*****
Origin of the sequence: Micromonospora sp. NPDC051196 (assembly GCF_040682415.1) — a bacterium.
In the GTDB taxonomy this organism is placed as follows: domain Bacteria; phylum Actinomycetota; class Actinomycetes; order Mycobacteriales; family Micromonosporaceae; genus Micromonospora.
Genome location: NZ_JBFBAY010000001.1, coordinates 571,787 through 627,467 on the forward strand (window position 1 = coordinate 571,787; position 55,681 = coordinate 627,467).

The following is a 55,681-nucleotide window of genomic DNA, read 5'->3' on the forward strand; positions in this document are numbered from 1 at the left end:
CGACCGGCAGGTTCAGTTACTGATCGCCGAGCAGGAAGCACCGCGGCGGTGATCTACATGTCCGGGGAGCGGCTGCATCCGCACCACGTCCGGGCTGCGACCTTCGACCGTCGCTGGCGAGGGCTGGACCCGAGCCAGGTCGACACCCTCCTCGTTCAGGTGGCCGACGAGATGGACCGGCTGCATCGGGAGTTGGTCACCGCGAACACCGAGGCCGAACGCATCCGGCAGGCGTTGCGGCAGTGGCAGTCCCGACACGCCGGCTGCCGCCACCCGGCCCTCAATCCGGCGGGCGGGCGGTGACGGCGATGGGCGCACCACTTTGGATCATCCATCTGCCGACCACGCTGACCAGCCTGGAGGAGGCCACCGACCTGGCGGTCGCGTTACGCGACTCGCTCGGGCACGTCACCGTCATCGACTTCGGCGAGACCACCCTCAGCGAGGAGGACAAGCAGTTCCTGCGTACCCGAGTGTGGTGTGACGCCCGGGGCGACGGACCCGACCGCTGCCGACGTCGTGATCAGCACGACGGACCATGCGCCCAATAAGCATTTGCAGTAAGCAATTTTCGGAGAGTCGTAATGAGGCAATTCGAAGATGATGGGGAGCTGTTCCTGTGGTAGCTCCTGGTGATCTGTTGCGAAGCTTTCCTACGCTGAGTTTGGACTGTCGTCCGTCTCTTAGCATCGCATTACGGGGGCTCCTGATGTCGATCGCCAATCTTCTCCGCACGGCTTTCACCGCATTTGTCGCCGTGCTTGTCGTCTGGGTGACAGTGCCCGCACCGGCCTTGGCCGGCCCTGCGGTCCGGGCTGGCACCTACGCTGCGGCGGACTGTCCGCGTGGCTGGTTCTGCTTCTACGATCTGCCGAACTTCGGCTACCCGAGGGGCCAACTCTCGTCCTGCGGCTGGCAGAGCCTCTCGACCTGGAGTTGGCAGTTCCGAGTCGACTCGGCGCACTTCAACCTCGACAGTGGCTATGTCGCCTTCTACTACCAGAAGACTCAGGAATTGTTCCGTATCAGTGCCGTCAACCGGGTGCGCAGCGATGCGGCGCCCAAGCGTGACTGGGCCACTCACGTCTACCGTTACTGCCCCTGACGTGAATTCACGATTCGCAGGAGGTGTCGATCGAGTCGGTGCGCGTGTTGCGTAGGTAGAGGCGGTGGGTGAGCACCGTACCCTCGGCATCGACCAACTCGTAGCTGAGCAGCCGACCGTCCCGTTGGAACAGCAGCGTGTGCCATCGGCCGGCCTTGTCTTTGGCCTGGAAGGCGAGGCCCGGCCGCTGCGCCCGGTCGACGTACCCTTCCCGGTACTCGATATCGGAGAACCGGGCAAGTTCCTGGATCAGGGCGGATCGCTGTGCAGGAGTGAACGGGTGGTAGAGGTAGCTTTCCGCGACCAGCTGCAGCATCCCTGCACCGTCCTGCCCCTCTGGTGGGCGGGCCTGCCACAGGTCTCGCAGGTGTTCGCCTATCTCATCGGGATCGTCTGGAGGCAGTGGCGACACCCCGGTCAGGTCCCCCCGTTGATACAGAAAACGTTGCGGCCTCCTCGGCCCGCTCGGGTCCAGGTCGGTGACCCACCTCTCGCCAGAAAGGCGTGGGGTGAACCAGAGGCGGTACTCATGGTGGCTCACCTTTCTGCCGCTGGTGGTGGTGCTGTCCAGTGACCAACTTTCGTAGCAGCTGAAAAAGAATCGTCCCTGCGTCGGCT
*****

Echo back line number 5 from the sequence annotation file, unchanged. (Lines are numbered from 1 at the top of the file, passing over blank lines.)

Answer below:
CGACCGGCAGGTTCAGTTACTGATCGCCGAGCAGGAAGCACCGCGGCGGTGATCTACATGTCCGGGGAGCGGCTGCATCCGCACCACGTCCGGGCTGCGACCTTCGACCGTCGCTGGCGAGGGCTGGACCCGAGCCAGGTCGACACCCTCCTCGTTCAGGTGGCCGACGAGATGGACCGGCTGCATCGGGAGTTGGTCACCGCGAACACCGAGGCCGAACGCATCCGGCAGGCGTTGCGGCAGTGGCAGTCCCGACACGCCGGCTGCCGCCACCCGGCCCTCAATCCGGCGGGCGGGCGGTGACGGCGATGGGCGCACCACTTTGGATCATCCATCTGCCGACCACGCTGACCAGCCTGGAGGAGGCCACCGACCTGGCGGTCGCGTTACGCGACTCGCTCGGGCACGTCACCGTCATCGACTTCGGCGAGACCACCCTCAGCGAGGAGGACAAGCAGTTCCTGCGTACCCGAGTGTGGTGTGACGCCCGGGGCGACGGACCCGACCGCTGCCGACGTCGTGATCAGCACGACGGACCATGCGCCCAATAAGCATTTGCAGTAAGCAATTTTCGGAGAGTCGTAATGAGGCAATTCGAAGATGATGGGGAGCTGTTCCTGTGGTAGCTCCTGGTGATCTGTTGCGAAGCTTTCCTACGCTGAGTTTGGACTGTCGTCCGTCTCTTAGCATCGCATTACGGGGGCTCCTGATGTCGATCGCCAATCTTCTCCGCACGGCTTTCACCGCATTTGTCGCCGTGCTTGTCGTCTGGGTGACAGTGCCCGCACCGGCCTTGGCCGGCCCTGCGGTCCGGGCTGGCACCTACGCTGCGGCGGACTGTCCGCGTGGCTGGTTCTGCTTCTACGATCTGCCGAACTTCGGCTACCCGAGGGGCCAACTCTCGTCCTGCGGCTGGCAGAGCCTCTCGACCTGGAGTTGGCAGTTCCGAGTCGACTCGGCGCACTTCAACCTCGACAGTGGCTATGTCGCCTTCTACTACCAGAAGACTCAGGAATTGTTCCGTATCAGTGCCGTCAACCGGGTGCGCAGCGATGCGGCGCCCAAGCGTGACTGGGCCACTCACGTCTACCGTTACTGCCCCTGACGTGAATTCACGATTCGCAGGAGGTGTCGATCGAGTCGGTGCGCGTGTTGCGTAGGTAGAGGCGGTGGGTGAGCACCGTACCCTCGGCATCGACCAACTCGTAGCTGAGCAGCCGACCGTCCCGTTGGAACAGCAGCGTGTGCCATCGGCCGGCCTTGTCTTTGGCCTGGAAGGCGAGGCCCGGCCGCTGCGCCCGGTCGACGTACCCTTCCCGGTACTCGATATCGGAGAACCGGGCAAGTTCCTGGATCAGGGCGGATCGCTGTGCAGGAGTGAACGGGTGGTAGAGGTAGCTTTCCGCGACCAGCTGCAGCATCCCTGCACCGTCCTGCCCCTCTGGTGGGCGGGCCTGCCACAGGTCTCGCAGGTGTTCGCCTATCTCATCGGGATCGTCTGGAGGCAGTGGCGACACCCCGGTCAGGTCCCCCCGTTGATACAGAAAACGTTGCGGCCTCCTCGGCCCGCTCGGGTCCAGGTCGGTGACCCACCTCTCGCCAGAAAGGCGTGGGGTGAACCAGAGGCGGTACTCATGGTGGCTCACCTTTCTGCCGCTGGTGGTGGTGCTGTCCAGTGACCAACTTTCGTAGCAGCTGAAAAAGAATCGTCCCTGCGTCGGCT